The stories were a little on the long side for Ladybug’s attention span.  She was ready to move through the stories to play the games.  I also found that the stories that went along with the letters were not overly helpful for remembering the word or letter shape.  Some aspects of the story were a little over the heads of my girls.  I also found that some of the letter shapes associated with the pictures were a bit of a stretch.  I had a hard time seeing how the tree looked like the letter “T.”  It looked more like it should be the letter “A.”  So, I’m not sure these stories and pictures were actually helpful in remembering the letter shape or letter formation. 

It was difficult for my children to know when to progress to the next screen.  While there is a small “next” arrow at the bottom right of the screen, it does not blink or flash to indicate when it is time to continue.  Sometimes my girls would just sit watching the same screen, waiting for something new to happen before they realized that they needed to move forward.  If you try to move forward before a screen is finished, the arrow will turn red and make a beeping noise.  This feature did help Ladybug know when she pressed the arrow too soon.  It would have been helpful for my girls to have more direction in knowing when to progress to a new screen.  

Talking Fingers Review

In the Draw Letters section the child is supposed to say the words that are spoken.  The app gives the explicit instruction, “Say Acrobat” or “Say Fox!”  I had a difficult time getting this feature to work.  It did not work consistently and often did not recognize my girls’ voices when they tried to repeat a word.  Sometimes it did not recognize my voice.  This was very frustrating for all of us.

Also, in this section the girls should have been able to draw the letter by tracing the letter shape on the picture.  This did not always work for us.  This section of the app seemed to be having problems.  If you did not repeat the word, it would not allow you to trace the letter.  I’m hoping that with an update the bugs in this section of the app can be fixed.

The Draw Letters section repeated parts of the stories in reinforcing the letters.  My girls did not want to hear parts of the story again after just hearing them in the Read to Me section so they often wanted to skip this part of the app entirely.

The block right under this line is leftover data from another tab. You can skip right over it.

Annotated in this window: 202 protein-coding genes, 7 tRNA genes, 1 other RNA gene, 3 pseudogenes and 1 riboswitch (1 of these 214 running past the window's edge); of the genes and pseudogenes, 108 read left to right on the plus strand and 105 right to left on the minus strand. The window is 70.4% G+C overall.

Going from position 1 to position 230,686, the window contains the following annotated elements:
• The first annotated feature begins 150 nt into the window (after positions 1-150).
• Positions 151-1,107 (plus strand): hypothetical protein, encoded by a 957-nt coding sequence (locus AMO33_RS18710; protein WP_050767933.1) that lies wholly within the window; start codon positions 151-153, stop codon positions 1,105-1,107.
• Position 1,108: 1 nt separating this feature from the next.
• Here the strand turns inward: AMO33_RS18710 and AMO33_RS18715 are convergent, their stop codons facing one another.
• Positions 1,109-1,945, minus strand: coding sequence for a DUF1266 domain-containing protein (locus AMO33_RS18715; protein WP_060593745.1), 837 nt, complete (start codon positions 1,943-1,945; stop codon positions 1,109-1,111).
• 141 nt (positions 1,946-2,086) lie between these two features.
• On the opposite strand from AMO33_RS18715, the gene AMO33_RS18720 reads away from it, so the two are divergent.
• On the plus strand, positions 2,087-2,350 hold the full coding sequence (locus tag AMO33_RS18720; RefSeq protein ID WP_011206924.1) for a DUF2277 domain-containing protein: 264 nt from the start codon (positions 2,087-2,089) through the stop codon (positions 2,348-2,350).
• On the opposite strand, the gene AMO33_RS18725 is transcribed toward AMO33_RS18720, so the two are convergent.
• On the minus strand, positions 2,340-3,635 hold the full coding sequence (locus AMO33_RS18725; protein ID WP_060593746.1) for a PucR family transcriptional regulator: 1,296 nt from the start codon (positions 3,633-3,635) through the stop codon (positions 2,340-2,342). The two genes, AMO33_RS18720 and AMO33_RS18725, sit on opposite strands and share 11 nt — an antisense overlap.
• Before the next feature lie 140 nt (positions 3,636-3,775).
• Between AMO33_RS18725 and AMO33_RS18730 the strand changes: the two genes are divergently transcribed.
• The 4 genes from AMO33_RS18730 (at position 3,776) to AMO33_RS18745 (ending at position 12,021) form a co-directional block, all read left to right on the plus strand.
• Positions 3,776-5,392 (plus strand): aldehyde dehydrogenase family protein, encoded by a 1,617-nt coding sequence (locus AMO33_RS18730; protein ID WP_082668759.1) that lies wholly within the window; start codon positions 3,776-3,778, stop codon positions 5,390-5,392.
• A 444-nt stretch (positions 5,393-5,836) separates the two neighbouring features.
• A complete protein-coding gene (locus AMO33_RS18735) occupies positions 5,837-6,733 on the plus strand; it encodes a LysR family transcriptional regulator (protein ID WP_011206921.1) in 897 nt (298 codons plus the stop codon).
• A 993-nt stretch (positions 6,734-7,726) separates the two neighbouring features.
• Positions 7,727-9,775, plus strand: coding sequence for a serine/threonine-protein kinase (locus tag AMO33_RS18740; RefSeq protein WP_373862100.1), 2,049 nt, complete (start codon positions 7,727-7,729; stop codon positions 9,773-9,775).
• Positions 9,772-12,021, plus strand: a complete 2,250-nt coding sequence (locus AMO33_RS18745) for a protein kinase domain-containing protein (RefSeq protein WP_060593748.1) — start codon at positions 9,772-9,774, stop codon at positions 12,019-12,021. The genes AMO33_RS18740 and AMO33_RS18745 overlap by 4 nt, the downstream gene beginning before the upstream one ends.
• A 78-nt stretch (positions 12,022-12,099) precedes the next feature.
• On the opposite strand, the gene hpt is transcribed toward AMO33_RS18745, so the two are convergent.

The games section was probably the favorite part at our house.  The girls enjoyed trying to play the games and earn the golden eggs laid by different animals.  Once you earned 4 golden eggs you mastered the game and moved to the next section.

Each game had two parts – the spelling activity and then the balloon activity.  My girls did not enjoy that the balloon activity was the same within each game.  They did not want to play it after each spelling game.  They also found this game more confusing.  The entire group of sentences is read and then the first line is read and then the word that the child is supposed to find is read.  It sounded like this: “A fat cat sat on a hat. Splat! Splat! That hat is flat!…..A fat cat…..Fat.”  There are no instructions on what to do and the words are all read so quickly.  My girls were lost until I showed them how the game worked several times.   It was difficult for them to determine what word they were searching for because they had just heard several words all in a row.

The app does not repeat instructions.  If you are unsure of which word you are looking for in the balloon game, the app does not say the word again.  So, even a child is watching balloons go by and has not chosen one for quite some time, no help is given.  There is a small question mark at the top of the screen which gives the instructions if you click on it.  However, the instructions are only written and not read to the child.  So, if a child cannot read (and this app is geared for pre-readers) than this feature is useless to them.

Talking Fingers Review

My wrap up!
While this app is a very neat idea of associating pictures with sounds to help kids remember words and letters, it had a few shortcomings that made it confusing for my girls.  They loved the pictures and some of the cute animals and sound affects.  However, the stories were long and somewhat confusing for a young child.  They didn’t hold their interest well.

The Draw Letters section was very repetitive and the features often did not work properly.  This really frustrated my little people.  Also, the game section was also very repetitive and did not contain enough instruction.

Overall, I think this app is colorful with cute graphics; however, I feel it needs a few features to make navigation easier for its young audience so they can know when to progress to a new screen, have better help understanding instructions, and words and sounds can be repeated frequently if they have not yet selected an answer.  I did appreciate the phonics-based approach of sounding out words and slowly introducing letter sounds. 

Talking Fingers Review

More info…… 
The Talking Shapes app is available for purchase at the app store in iTunes for $5.99.
You can find Talking Fingers, Inc on Facebook and on YouTube!

Talking Fingers Review